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Jock itch not responding to the usual cures

DEAR DR. ROACH: I have been suffering for some time with jock itch. The resulting scratching leaves my groin area and thighs abraded and oftentimes bleeding. In addition to the ketoconazole I’ve been prescribed, I have tried several over-the-counter sprays and ointments, to no avail. My doctor prescribed generic Claritin (loratadine) and I use a cortisone cream to reduce the itching, but these effect no cure. Is there any advice that you can offer to help me? — T.B.

ANSWER: In general, when a treatment isn’t working, the first thing to re-evaluate is whether your diagnosis is correct. Jock itch is a fungal infection caused by tinea cruris, but it can be confused for other conditions — for example, inverse psoriasis, seborrheic dermatitis, erythrasma or a different fungal infection, Candida, among other possibilities. I would consider doing a diagnostic laboratory test, such as a fungal preparation, or refer you to a dermatologist.

However, if the diagnosis is correct, it sounds like the scratching may be a big part of the problem. Constant scratching can worsen itching and lead to bacterial infection. Stopping scratching is critical, but steroid cream (cortisone) can sometimes make treatment of the underlying fungus less effective. Topical antihistamines and a pair of cotton gloves at night can help.

Resistance to ketoconazole is possible, so you could try a different type of antifungal cream. Occasionally, people need an oral medication like terbinafine or fluconazole to treat this. I would not consider oral medicines unless the diagnosis was certain and if no topical treatments were working. Oral antifungal medicines can rarely cause liver damage.

DEAR DR. ROACH: I read your recent column on tinnitus. I am 91 years old and suffered from tinnitus for years, but as I write this I hear no noises. Ten years ago, my doctor prescribed sertraline. The pill worked for me, reducing noise by 70% at first. Sometimes the tinnitus returns for short periods, but it soon disappears. The literature provided with the pills said sertraline is for depression. I have never been depressed in my life, but I am happy to be rid of the tinnitus. — T.G.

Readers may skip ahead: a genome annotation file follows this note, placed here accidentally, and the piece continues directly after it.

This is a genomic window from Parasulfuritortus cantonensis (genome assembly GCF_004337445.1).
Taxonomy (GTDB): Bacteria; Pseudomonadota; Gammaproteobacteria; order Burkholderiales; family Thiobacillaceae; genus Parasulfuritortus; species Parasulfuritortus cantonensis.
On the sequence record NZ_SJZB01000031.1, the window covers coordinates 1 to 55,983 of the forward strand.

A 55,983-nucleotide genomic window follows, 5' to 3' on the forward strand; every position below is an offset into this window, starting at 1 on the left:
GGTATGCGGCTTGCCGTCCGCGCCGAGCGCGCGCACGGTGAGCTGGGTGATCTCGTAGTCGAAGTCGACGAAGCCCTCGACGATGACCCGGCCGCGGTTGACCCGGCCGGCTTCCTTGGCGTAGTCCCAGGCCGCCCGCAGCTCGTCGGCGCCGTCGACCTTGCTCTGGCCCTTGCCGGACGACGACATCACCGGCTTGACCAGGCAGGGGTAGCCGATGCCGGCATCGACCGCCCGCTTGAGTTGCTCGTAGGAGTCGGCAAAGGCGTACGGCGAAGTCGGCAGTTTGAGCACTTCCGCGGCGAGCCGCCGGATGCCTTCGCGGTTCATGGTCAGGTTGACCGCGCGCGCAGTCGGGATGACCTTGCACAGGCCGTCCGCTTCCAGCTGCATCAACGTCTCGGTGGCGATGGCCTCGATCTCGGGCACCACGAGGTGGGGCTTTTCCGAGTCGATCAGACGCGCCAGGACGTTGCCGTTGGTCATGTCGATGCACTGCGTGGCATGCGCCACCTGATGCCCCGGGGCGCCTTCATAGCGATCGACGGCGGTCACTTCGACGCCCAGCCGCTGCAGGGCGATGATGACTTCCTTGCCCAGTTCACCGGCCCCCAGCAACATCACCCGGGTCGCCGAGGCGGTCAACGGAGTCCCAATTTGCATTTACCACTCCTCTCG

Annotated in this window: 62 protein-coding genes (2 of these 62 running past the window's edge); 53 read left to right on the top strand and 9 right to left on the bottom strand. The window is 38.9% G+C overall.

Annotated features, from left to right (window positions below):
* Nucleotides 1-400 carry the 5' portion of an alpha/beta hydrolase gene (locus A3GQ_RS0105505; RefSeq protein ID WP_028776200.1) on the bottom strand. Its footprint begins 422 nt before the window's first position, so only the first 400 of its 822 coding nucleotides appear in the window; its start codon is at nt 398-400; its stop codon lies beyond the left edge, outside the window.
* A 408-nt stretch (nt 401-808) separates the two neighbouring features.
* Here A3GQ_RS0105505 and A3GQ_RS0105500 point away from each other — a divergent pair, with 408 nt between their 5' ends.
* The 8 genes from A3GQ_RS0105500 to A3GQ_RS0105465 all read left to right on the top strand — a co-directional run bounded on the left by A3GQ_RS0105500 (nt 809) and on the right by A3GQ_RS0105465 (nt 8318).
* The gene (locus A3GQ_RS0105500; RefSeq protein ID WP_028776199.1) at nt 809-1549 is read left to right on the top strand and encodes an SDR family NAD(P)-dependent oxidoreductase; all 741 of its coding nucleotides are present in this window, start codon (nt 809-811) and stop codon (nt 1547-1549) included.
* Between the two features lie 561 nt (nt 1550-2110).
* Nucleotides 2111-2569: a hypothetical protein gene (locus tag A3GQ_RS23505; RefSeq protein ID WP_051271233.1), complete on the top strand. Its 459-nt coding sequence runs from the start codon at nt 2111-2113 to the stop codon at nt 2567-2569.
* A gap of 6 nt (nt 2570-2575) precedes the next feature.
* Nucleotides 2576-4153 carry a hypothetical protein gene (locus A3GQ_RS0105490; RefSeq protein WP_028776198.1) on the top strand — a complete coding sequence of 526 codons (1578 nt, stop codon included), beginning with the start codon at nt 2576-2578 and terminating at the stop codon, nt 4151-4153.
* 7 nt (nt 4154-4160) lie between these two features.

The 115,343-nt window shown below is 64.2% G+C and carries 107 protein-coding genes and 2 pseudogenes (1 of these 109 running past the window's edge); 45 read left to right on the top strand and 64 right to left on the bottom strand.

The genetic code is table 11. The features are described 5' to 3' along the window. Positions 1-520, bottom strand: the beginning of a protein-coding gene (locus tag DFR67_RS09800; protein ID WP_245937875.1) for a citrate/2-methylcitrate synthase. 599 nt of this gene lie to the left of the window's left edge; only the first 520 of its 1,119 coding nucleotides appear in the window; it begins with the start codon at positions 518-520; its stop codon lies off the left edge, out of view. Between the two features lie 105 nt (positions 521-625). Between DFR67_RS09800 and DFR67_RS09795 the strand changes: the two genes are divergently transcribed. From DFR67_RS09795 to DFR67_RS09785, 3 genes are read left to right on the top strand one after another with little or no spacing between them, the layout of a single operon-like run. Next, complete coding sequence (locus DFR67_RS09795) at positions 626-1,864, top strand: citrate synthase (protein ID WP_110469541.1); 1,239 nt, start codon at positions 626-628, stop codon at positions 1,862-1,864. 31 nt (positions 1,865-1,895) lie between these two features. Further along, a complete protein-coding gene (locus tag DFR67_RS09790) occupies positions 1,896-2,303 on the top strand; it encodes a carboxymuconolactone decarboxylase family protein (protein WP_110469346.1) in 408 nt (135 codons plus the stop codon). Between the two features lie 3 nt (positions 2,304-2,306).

ANSWER: I thank T.G. for writing, as I was unaware that sertraline had been useful against tinnitus. A well-done study showed sertraline to be effective in reducing tinnitus severity as well as loudness among people with severe, refractory tinnitus. As T.G. noted, sertraline is more commonly used for depression and anxiety, and the same study found that sertraline was effective at improving depression and anxiety, both of which are common in the general population and may be more so among those with tinnitus.

I’m not going to rush to prescribe this drug for tinnitus. Like all drugs, it has the potential for side effects, such as diarrhea, but since I hear so often from people with severe tinnitus, it may be worth trying for those whose symptoms are more severe.

Dr. Roach regrets that he is unable to answer individual letters, but will incorporate them in the column whenever possible. Readers may email questions to ToYourGoodHealth@med.cornell.edu or send mail to 628 Virginia Dr., Orlando, FL 32803.

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